Types of Medical Office Careers
Many people want to work in a medical environment without being a doctor or a nurse and working directly with patients. For people with those interests, there are a variety of other medical office careers that are available that provide the best of both worlds.
One of the most basic positions to hold is that of a medical office assistant. They could be responsible for a wide range of different things depending on the environment they are working in. An administrative medical assistant will take a more clerical role, maintaining patients’ files, filling out insurance paperwork, making appointments, and doing basic bookkeeping.
A clinical medical assistant on the other hand may have more duties related to the patient, like checking vital signs and taking medical histories on top of some basic office duties.
If however, you are good with numbers and want to work with insurance claims, medical billing and coding is another office route you can take. Medical coding demands that you translate all medical treatments and services into industry standard codes to prepare them for billing, which entails contacting the patient’s insurance companies to bill for treatments rendered and deal with unpaid bills.
These jobs rely on another important office position, which is that of a medical transcriptionist. There work involves listening to doctor’s audio recordings and then transcribe them into documents such as reports. Coders use their reports in order to translate the necessary services to later be billed.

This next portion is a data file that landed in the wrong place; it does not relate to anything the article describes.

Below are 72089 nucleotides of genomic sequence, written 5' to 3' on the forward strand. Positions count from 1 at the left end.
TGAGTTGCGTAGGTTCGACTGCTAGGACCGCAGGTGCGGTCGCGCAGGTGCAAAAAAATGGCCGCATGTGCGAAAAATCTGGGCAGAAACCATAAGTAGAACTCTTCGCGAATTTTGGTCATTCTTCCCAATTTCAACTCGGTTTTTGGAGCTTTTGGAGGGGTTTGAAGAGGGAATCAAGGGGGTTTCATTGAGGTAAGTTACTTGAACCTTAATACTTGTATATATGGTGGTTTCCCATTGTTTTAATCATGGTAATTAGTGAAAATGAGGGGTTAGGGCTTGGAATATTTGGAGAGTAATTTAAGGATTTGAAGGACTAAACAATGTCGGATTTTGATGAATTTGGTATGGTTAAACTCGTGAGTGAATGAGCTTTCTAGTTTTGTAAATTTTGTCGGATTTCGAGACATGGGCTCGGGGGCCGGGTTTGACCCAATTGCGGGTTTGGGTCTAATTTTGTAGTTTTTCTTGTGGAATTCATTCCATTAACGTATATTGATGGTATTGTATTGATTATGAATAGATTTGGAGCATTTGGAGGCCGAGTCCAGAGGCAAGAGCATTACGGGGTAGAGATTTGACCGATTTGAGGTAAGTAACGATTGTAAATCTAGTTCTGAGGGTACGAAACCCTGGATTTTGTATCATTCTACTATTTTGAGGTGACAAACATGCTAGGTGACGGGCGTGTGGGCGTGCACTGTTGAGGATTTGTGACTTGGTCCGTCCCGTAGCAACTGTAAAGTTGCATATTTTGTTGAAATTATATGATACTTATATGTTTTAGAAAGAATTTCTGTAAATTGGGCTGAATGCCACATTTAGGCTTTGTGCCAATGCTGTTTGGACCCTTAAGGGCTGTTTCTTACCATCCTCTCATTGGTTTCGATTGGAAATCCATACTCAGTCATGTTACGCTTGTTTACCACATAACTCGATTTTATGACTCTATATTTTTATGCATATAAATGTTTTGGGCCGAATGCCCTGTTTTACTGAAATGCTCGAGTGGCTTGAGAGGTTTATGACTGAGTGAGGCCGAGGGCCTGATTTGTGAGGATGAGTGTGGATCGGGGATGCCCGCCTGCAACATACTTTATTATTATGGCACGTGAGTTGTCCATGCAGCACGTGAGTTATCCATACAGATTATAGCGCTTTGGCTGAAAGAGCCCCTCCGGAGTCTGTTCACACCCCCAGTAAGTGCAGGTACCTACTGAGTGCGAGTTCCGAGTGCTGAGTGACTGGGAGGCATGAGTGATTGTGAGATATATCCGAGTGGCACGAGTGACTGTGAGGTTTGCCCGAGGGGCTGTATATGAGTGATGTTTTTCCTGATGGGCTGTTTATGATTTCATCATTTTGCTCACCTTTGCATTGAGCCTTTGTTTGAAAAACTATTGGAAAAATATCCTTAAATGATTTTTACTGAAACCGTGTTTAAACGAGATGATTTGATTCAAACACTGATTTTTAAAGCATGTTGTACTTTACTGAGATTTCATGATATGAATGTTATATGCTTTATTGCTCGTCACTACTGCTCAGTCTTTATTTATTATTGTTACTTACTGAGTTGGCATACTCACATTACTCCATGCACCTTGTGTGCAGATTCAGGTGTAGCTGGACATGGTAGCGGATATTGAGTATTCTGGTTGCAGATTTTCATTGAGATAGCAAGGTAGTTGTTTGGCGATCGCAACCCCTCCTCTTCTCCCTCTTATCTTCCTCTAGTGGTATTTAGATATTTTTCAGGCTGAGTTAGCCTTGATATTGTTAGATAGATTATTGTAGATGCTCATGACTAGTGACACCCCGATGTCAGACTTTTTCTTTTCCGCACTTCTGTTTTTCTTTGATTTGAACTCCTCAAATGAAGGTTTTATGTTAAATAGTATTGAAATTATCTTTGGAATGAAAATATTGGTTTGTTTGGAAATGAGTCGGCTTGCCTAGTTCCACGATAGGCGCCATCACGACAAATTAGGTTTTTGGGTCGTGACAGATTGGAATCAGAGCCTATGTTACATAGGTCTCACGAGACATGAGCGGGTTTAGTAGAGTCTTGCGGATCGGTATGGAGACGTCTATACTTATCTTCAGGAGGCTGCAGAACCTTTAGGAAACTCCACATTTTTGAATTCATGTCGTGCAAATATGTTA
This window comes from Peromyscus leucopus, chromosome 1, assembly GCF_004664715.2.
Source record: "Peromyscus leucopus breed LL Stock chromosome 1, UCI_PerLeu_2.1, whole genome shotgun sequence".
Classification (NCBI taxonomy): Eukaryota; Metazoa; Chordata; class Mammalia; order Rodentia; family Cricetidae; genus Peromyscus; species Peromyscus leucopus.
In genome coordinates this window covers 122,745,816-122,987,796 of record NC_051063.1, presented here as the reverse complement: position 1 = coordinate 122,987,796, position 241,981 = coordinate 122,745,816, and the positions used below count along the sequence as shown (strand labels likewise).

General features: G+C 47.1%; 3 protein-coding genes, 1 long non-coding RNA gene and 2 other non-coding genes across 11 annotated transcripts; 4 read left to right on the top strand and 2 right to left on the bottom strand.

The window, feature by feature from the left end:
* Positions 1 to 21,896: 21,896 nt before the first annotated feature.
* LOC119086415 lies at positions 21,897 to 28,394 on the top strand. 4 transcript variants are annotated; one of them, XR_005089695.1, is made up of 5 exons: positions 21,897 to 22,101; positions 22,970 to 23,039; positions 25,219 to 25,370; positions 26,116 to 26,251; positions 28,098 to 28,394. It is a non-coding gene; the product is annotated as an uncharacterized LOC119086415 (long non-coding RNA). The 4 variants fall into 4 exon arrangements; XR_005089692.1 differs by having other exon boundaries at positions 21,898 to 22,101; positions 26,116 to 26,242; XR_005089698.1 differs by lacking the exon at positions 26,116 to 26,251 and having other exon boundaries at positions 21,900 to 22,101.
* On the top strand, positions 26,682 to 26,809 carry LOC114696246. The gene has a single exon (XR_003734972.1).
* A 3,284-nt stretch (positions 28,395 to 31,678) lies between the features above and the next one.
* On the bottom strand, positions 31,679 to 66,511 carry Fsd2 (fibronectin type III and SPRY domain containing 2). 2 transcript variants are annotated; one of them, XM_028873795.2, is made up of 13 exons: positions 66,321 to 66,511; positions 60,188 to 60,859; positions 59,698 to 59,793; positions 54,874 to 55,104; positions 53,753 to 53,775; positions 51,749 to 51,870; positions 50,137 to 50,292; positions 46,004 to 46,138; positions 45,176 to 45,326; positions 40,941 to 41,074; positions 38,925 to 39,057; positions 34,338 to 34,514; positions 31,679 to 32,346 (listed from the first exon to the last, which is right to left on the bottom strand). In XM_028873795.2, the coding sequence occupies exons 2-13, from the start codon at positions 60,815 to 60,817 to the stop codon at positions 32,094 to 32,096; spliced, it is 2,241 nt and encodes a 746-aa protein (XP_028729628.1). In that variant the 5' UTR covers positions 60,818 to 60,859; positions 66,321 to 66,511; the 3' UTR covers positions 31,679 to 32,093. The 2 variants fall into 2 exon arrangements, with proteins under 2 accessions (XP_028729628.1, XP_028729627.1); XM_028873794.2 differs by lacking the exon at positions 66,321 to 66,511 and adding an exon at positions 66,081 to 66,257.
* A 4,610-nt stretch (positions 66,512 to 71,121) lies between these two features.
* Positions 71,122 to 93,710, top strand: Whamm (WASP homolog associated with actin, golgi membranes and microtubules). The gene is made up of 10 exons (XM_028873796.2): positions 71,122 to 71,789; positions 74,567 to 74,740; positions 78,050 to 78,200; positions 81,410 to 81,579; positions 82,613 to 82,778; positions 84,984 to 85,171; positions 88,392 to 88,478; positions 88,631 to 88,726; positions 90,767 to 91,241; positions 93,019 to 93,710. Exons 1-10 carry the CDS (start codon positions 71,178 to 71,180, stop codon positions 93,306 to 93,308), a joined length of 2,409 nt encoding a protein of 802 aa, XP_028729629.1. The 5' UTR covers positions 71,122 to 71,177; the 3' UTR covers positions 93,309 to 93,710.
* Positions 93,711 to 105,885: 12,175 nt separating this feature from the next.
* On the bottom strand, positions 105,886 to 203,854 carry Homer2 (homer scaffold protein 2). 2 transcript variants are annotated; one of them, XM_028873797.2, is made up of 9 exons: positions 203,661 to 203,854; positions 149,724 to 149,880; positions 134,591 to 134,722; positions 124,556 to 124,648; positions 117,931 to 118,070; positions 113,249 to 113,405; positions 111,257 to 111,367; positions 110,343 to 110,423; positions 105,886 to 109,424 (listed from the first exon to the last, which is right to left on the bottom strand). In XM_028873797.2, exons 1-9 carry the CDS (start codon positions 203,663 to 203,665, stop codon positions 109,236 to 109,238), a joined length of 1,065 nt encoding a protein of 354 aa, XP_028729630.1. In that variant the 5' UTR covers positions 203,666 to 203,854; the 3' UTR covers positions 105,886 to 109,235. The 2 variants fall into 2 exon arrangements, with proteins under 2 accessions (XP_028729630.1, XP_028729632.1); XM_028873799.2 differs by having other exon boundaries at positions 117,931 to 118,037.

Finally there are positions like medical records and health information techs who are responsible for collecting and validating patients’ medical histories, test results and treatments, and management positions in health information and healthcare.
Necessary Training and Certification
There are different levels of medical office training available depending on the specific area you want to focus on, but in general most medical career training simply requires a high school degree and a 2 year associate’s degree from vocational or community colleges.
In some cases a 1 year certificate is sufficient, but you should try to seek programs that are accredited in all cases. There are also different certifications available for each position on an optional basis.
A medical transcriptionist for example can become a Registered Medical Transcriptionist (RMT) or Certified Medical Transcriptionist (CMT) by passing the appropriate exams.
Some medical administration training, like for office assistants, can often be done on the job without any formal background. Office assistants also have the choice to advance their studies and pursue certification through the American Association of Medical Assistants (AAMA) or the Association of Medical Technologists (AMT).
There are also The American Academy of Professional Coders (AAPC) that provides coding certification, and The Board of Medical Specialty Coding (BMSC) and Professional Association of Health care Coding Specialists (PAHCS) that give specialty coding certification and The American Health Information Management Association (AHIMA) where you can become a Registered Health Information Technician.
These are just a few of the many different certifications you can be eligible for by attaining your associate’s degree and the proper medical career training. Management positions however will require the minimum of a bachelor’s degree and the proper certification. Whatever niche you feel best suited for, there is an abundance of medical office careers that are right for you.